When rebuilding my VDO gauge pod I had the radio out and the steering column covers off. When I reassembled everything I was blowing fuse #6 every time I pulled the light switch.
Fuse 6 covers the right side parking lights, instrument lights, and license plate lights. On some cars it’s also the engine compartment light and rear foglight. Even though my car is Euro spec I’m missing those features. When the fuse blows I miss the instrument lights and the right side parking lights but not the turn signals or headlights. Annoying but not the end of the world.
I immediately suspected my wiring and gauge work. Could the small backlight bulbs in the gauges push the fuse over the edge with current draw? Possible since the previous owner didn’t have them lit so maybe it overwhelmed the system and he left them off. But this circuit should be able to handle additional lighting that I don’t have so that doesn’t make sense. I unplugged the gauge lighting ground anyway and the fuse still blew.
I wasn’t going to pull the instrument cluster without good cause so I searched elsewhere starting with the factory electrical wiring diagram for the switch.
Each circuit is labeled with a pin number but not its function. I had to trace through the diagram and the car to see where it each went. But doing this revealed which could be eliminated as the cause.
For example, anything with a brown wire is a ground. On this diagram I found Grey/Black is also a ground color code too. The second pin is also only activated at the switch’s 2nd position. That can only be the low beam lights (confirmed by tracing the diagram to the relay). Another is the 12v power input to the switch. That’s four of the seven circuits eliminated.
That left three circuits: the parking light wiring, one to the fuse, and one leaving the fuse to the instrument cluster lights. My electrical knowledge is limited here and I don’t fully understand the system but dumb luck narrowed it down even further.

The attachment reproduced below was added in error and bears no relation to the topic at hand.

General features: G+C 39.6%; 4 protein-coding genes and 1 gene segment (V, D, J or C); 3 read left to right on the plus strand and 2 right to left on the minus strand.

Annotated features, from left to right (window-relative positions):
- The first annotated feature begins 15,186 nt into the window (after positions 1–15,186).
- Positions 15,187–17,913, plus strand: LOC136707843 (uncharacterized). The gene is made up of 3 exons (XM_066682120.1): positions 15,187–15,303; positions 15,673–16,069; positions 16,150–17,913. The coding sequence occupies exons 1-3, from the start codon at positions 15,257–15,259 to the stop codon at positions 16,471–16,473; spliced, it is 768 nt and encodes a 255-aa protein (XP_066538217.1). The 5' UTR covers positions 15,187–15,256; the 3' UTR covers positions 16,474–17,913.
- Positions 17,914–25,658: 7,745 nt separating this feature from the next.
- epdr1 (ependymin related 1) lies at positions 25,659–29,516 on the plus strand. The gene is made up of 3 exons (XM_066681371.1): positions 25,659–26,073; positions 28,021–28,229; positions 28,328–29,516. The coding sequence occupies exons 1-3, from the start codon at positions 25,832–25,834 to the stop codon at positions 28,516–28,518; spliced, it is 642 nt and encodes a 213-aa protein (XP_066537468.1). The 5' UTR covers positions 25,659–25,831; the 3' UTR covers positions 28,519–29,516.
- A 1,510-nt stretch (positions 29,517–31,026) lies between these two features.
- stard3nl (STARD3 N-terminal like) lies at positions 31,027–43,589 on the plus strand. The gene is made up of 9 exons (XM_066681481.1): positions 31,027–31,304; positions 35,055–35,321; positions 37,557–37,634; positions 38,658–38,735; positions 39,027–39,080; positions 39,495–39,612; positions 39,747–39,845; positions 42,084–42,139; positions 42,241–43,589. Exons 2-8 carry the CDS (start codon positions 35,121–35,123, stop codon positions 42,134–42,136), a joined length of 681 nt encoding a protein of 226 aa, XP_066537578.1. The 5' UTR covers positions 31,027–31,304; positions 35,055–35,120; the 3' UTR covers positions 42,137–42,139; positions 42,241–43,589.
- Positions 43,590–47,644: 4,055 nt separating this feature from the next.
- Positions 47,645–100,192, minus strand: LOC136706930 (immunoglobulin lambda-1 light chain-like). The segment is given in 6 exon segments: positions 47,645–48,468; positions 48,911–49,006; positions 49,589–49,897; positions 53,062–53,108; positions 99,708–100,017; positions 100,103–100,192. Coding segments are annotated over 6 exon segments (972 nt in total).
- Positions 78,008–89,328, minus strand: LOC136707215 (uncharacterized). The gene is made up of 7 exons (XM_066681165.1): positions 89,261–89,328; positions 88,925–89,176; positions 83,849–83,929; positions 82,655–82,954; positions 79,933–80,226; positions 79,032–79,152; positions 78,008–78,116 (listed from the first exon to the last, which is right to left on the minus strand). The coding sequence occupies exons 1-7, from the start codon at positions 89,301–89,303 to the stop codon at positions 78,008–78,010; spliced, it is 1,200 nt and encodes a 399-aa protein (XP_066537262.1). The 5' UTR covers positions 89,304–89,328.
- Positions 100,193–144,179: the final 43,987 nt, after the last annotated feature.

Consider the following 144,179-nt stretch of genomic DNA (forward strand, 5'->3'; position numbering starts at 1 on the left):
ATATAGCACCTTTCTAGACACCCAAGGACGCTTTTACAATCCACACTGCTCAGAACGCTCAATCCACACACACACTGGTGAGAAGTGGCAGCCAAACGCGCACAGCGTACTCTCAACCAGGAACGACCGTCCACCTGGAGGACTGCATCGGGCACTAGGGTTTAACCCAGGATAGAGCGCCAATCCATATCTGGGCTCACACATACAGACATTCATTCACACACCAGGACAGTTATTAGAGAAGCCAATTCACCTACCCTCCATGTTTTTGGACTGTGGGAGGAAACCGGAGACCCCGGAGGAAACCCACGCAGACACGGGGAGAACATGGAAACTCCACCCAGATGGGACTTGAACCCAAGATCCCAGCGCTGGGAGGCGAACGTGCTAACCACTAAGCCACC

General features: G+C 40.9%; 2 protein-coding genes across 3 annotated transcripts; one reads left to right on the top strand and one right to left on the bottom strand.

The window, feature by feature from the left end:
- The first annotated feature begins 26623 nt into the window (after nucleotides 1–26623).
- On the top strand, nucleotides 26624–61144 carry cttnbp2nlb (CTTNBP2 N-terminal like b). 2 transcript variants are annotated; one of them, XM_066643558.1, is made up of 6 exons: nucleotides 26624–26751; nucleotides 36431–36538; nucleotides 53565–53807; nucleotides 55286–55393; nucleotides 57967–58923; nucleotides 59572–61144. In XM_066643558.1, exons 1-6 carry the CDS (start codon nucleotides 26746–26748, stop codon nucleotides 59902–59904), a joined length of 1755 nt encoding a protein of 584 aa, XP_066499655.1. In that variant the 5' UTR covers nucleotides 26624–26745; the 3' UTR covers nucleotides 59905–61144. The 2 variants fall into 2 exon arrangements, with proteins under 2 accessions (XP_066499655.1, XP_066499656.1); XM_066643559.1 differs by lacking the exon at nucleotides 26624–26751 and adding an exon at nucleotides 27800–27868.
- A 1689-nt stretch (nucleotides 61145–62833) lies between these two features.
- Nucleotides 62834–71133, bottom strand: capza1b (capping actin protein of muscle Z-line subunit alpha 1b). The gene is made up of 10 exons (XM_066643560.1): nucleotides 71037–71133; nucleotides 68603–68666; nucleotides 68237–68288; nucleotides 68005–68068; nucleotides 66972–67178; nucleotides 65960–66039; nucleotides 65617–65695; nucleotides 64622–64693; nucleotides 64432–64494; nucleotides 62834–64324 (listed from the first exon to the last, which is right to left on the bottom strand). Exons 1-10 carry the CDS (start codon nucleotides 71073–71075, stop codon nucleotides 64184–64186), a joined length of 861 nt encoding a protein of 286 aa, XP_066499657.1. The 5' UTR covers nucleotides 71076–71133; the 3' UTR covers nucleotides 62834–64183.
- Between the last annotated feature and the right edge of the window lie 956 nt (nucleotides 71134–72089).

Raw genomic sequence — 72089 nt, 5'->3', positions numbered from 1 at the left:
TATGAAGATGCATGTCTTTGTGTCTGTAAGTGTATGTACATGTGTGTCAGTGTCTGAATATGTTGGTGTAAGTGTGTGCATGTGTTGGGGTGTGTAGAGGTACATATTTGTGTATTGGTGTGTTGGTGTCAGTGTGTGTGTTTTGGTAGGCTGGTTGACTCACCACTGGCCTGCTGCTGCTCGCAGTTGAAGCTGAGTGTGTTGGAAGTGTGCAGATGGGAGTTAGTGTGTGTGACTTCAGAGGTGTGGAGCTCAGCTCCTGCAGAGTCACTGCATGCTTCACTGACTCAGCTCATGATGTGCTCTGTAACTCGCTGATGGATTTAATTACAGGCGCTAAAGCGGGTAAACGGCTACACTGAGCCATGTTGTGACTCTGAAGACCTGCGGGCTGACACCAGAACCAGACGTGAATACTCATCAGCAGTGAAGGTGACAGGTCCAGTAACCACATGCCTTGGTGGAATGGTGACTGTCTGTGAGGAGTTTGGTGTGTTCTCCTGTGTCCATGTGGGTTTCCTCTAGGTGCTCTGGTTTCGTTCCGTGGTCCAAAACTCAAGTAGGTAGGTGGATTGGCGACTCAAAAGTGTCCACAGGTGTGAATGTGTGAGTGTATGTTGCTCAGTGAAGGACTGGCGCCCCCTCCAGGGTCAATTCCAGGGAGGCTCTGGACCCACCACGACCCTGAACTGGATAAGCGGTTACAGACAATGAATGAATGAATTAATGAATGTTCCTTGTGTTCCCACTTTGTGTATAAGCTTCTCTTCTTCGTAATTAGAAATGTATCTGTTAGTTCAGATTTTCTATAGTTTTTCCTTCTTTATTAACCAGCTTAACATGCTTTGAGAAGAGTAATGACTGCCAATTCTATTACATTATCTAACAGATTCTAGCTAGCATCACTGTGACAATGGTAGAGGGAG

I had pulled the light switch from the dash and left it hanging. I was checking connections and wires and blowing fuse after fuse until it worked. What changed? I had turned the dimmer all the way down to unscrew the headlight knob. Turning the dimmer back to full and the fuse blew. A bulb went off over my head!
If the fuse blows only when the dimmer is set to max the fault must be on a circuit affected by the dimmer. That eliminated the parking lights. And now it was down to the instrument cluster and the rest of the dash lights (including the VDO gauges).
I pulled the radio out again and the various harnesses spilled out again. Now I spent the time to do a better job of sorting each harness. And here I found a tiny harness with spade connectors left loose. The other end went to the cigar lighter. The spade connectors are not factory BMW so this is something the previous owner did. I looked but couldn’t find where it plugged into. With my voltmeter I checked and sure enough: at dimmer turned down there was 0 volts and at full brightness it was 11.8 volts. With it hanging loose it must have been shorting against the radio or the dash bar. And with it isolated from any metal I was no longer blowing fuses.
I couldn’t find where it went to. On my electrical diagram the white/blue color indicates it’s the automatic transmission (gear indicator) light. But my car is a manual – or was it originally an automatic? Or did the previous owner repurpose it for something else?
I tried to remove the cigar lighter to disconnect it but couldn’t get the lighter off the center console. I vaguely remember there is a trick to it but I wasn’t going to to go too far and break something. I ended up with capping off the live wire and taping it up.
Then I reassembled everything and took the extra time to better route the radio, climate control, and VDO wiring harnesses. When done I had solid fuses and good lighting all along the dash. Good, not great but that’s a project for another time.
Fuses for Troubleshooting
A note about these fuses. I knew I was going to be blowing more fuses as I tracked down the cause. No one really sells just the 8 amp white fuses in bulk. But I did find one supplier on Amazon with a 100-pack for $8.99. The only problem is they are slightly too long. I knew this ahead of time as the seller shows the length in the product info: 1” (25.4mm). The original fuses that I have are 19mm long.
Sure enough the new fuses are longer and maybe too long. They sit in between two spring-like tabs. It pushes the tabs apart even further and it’s impossible to tell if they will snap if I push them too far. But I went ahead and used them for my troubleshooting. I went through six of them without issues. But to avoid any potential problems I will get the proper sized fuse for long term use.